While SpaceX is developing the Falcon Heavy rocket, scheduled for a first test launch in December, NASA is working on its own rocket for deep space exploration called the Space Launch System rocket accompanied by the Orion spacecraft. The two companies are working on the massive rockets in the hopes of launching humans deeper to space than any rocket has ever before, possibly even to Mars.

NASA has completed its first review of the launch schedule for the SLS and has updated the plans and timeline for the first integrated launch accordingly. After the review NASA decided to plan for a December 2019 launch although sometime in 2020 is probably more likely, according to a release from NASA.

That first launch will be an unmanned mission and is currently named Exploration Mission-1, or EM-1, for now. The unmanned mission will be the true test for the SLS and the Orion craft before NASA puts humans on board. The Orion craft will launch on top of the SLS and then return to Earth after bringing passengers to their deep space or planetary destinations. The craft has three parts, the top abort section for emergencies, the middle section serves as the crew module and the bottom part is the service module. NASA had previously already decided to fly the first mission with no passengers but doubled down on the decision after further evaluation and testing was done.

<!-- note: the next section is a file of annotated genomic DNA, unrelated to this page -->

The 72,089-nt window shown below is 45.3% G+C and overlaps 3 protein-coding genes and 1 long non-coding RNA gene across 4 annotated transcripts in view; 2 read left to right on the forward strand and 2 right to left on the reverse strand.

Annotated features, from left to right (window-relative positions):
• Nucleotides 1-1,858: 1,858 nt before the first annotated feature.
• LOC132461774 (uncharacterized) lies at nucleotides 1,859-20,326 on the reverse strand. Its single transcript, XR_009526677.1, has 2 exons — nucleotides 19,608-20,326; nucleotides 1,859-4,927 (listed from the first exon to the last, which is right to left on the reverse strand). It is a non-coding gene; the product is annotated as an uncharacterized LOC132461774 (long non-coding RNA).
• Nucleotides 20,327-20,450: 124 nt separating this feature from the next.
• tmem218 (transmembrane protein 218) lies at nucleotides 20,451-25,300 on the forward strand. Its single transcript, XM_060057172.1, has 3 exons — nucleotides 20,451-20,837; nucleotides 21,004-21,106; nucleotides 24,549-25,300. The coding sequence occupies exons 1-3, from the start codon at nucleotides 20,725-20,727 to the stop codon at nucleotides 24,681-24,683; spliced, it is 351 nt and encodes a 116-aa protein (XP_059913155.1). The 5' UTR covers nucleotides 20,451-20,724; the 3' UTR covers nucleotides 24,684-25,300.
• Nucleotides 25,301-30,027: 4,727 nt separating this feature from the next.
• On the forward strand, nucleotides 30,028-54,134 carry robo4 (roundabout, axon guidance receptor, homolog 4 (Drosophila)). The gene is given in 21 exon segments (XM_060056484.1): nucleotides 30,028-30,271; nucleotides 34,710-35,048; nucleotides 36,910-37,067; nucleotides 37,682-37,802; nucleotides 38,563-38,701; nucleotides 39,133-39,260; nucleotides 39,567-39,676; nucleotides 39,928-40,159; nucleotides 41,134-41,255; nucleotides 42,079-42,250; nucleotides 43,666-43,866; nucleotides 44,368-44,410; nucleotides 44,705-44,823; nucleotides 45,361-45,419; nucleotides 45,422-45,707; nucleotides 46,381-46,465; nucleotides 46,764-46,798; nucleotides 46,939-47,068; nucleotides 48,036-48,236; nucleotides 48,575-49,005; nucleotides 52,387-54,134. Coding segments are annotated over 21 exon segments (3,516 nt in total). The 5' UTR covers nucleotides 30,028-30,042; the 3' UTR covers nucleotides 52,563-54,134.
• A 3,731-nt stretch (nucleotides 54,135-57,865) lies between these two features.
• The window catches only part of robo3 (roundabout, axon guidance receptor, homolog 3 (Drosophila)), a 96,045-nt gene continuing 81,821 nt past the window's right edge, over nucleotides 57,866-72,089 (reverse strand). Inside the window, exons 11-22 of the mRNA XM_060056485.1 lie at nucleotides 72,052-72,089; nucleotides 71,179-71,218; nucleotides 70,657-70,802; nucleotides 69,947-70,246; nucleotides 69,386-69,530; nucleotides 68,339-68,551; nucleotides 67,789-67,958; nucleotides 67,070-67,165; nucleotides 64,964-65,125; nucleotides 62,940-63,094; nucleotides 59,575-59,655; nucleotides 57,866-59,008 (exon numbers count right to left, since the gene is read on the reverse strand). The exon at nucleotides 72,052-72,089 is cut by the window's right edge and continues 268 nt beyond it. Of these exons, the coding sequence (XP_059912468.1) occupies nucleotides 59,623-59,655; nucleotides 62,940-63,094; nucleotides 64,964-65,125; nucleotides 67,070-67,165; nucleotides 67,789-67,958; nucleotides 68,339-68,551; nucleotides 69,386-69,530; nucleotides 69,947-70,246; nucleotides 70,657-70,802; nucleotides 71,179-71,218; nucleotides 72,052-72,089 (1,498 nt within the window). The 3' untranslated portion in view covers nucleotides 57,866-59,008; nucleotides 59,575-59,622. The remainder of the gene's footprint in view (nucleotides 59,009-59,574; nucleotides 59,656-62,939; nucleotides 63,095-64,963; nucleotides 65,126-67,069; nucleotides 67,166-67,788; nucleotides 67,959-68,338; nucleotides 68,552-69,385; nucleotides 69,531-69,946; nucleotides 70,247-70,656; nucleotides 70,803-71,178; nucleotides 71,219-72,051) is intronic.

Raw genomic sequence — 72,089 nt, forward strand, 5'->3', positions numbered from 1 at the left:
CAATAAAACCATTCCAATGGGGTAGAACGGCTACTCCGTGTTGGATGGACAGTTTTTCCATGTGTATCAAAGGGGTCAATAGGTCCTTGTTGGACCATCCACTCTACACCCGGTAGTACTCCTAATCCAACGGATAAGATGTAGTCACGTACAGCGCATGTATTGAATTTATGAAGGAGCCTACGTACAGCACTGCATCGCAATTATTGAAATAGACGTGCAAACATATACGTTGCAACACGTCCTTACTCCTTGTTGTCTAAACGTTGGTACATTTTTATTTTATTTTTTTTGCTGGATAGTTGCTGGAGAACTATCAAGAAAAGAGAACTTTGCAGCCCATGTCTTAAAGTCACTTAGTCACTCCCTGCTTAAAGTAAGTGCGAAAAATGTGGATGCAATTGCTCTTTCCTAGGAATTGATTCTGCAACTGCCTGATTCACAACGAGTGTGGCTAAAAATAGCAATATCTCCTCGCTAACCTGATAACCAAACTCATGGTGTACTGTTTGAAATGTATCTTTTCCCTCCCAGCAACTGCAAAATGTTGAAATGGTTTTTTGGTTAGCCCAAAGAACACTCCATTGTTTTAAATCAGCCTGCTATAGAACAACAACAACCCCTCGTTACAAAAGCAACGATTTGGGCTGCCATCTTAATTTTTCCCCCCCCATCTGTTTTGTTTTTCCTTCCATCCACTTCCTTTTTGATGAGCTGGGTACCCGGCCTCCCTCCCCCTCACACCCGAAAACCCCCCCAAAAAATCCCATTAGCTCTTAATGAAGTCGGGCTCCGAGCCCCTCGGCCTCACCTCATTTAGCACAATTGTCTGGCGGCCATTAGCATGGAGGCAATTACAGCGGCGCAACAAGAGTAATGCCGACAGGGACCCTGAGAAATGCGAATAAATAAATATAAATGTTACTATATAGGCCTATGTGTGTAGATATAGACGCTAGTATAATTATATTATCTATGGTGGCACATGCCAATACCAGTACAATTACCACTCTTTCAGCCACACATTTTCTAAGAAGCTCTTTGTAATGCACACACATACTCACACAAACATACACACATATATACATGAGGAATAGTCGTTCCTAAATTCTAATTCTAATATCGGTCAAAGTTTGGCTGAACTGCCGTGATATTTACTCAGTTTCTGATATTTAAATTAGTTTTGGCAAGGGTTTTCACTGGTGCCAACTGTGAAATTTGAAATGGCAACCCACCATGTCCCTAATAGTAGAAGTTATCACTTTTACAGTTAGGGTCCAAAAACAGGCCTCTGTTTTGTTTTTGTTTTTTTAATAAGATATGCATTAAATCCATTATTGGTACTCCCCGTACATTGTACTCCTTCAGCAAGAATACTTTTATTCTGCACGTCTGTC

The hopeful timeline comes thanks to potential problems that NASA was able to prepare for, but did not suffer when working on the creation of the SLS thus far. Additionally, most of the work for the SLS is on track, NASA said in a release. New production milestones were put in place by NASA to avoid potential malfunctions. Not only is the work being completed on time, it’s also on budget as of the November review.

Last month NASA tested the RS-25 flight engine E2063 that is set to be used for the SLS. The engine is one of four that the SLS will require and will help provide the 2 million pounds of thrust that will help get the SLS and its payload to space.

Now new plans to test the launch abort system are also in the works. That test is currently targeted for April 2019 and will show how well the system can get the eventual crew to safety during the future launches. The first launch for a flight involving a crew isn’t schedule until 2023 however, so there’s still plenty of time for NASA to test these systems.

NASA released a video on Wednesday that shows the rocket as well as the craft and the safety testing it is undergoing to test whether astronauts will easily be able to escape the Orion craft as well as for the ground crew to be able to escape the area around the SLS if necessary.